While exercising his appellate jurisdiction, the Governor(সুবাদার) sat with the Qazi-e-Subah. From the decision of this bench, a final appeal was allowed to be filed in Central Court of Delhi.
Adalat Qazi-e-Subah was presided over by the Chief Provincial Qazi. He was empowered to try civil and criminal cases. Appeals form this court made to the Adalat Nazim-e-Subah.
The Court of Diwan-e-Subah was the final authority in the province in all cases concerning land revenue.
The Sadre-e-Subah was the Chief Ecclesiastical Officer in the province. He represented Sadre Johan, in Subah matters relating to grant of stipend, lands etc.
(c) Districts: In each district (Sarkar) at he district headquarter, six courts ware established namely: Qazi, Dadbaks or Mir Adls, Faujdars, Sadre, Amils and Kotwals. The Court of the District was empowered to hear all original civil and criminal cases. Appeals were also filed before this court from the judgements of the Pargana Qazis, Kotwals and village pachayats. The court was presided over by the District Qazi who appointed on the recommendation of the Qazi-e-Subah or directly by Sadre Johan.
(d) Parganas: At each pargana headquarter two courts were established, namely, Qazi-e-Pargana and Kotwal. The court of Qazi-e-Pargana had all the powers of a District Qazi in all civil and criminal cases except hearing appeals. Petty criminal cases were filed before the Kotwal. He was the Principal Executive Officer in towns.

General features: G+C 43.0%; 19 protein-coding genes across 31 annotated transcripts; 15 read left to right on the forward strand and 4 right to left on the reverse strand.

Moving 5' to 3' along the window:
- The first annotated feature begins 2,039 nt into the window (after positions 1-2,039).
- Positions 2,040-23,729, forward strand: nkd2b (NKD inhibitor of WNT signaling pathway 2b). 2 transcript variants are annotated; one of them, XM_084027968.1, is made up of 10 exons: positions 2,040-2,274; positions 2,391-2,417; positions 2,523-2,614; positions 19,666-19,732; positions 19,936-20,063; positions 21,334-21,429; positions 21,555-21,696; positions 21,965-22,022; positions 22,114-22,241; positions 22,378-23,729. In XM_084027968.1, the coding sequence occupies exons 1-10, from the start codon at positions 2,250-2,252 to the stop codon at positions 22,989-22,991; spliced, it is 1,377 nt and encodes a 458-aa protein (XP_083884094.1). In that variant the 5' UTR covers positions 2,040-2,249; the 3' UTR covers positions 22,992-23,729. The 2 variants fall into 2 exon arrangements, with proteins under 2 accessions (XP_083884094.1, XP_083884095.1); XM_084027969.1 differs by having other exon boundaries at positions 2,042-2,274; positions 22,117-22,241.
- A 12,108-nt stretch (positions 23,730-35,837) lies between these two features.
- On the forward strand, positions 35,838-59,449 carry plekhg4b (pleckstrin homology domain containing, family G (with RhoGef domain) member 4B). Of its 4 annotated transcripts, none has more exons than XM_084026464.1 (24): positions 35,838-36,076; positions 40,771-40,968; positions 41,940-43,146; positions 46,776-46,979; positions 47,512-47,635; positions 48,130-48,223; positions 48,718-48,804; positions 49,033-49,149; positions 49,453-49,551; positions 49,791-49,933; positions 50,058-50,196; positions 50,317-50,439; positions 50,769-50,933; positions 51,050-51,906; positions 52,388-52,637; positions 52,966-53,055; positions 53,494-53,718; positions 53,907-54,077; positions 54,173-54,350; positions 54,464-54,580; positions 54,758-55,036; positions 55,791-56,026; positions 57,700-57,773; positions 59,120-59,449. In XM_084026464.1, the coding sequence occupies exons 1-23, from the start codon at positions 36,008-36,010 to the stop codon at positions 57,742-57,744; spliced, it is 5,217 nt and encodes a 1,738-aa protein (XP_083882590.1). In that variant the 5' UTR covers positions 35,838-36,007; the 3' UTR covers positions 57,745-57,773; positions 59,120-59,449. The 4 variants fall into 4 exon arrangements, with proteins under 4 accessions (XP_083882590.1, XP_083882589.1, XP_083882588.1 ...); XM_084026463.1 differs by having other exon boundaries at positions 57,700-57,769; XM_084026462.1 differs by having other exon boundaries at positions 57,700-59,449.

(e) Villages: A pargana was divided into a group of villages. For each group of villages there was a village assembly or panchayet. It’s a body of five leading men to look after the executive and judicial affairs. The Sarpanch or Chairman was appointed by the Nazim or the Faujder. The Panchayets decided civil and criminal cases of a purely local character.
(iii) Judicial Reforms of Sher Shah: In 1540 Sher Shah laid the foundations of Sur Dynasty in India after defeating the Mughal Emperor Humayun, son of Babar. Sher Shah ruled only for five years. he introduced various remarkable reforms in the administrative and judicial system fo his kingdom. His important judicial reforms as follows:-
1. . Sher Shah introduced the system of having the pargans, separate courts of first instance for civil and criminal cases. At each pargana, he stationed a Civil Judge called Munsif.
2. When a Munsif was appointed, his duties were specifically enumerated.
3. The duties of Governors and their deputies regarding the preservation of law and order were emphasised.
4. Moqoddomas or heads of the village Councils ware recognized amd were ordered to prevent theft and robberies. In cases of robberies, they were made up to pay for the loss sustained by the victim. Police regulations were now drawn up for the first time in India.
5. The judicial officers below the Chief Provincial Qazi were transferred after every two or three years. The practice continued in British India.
6. The Chief Qazi of the province or the Qazi-ul-Quzat was the some cases authorized to report directly to the Emperor on the conduct of the Governor.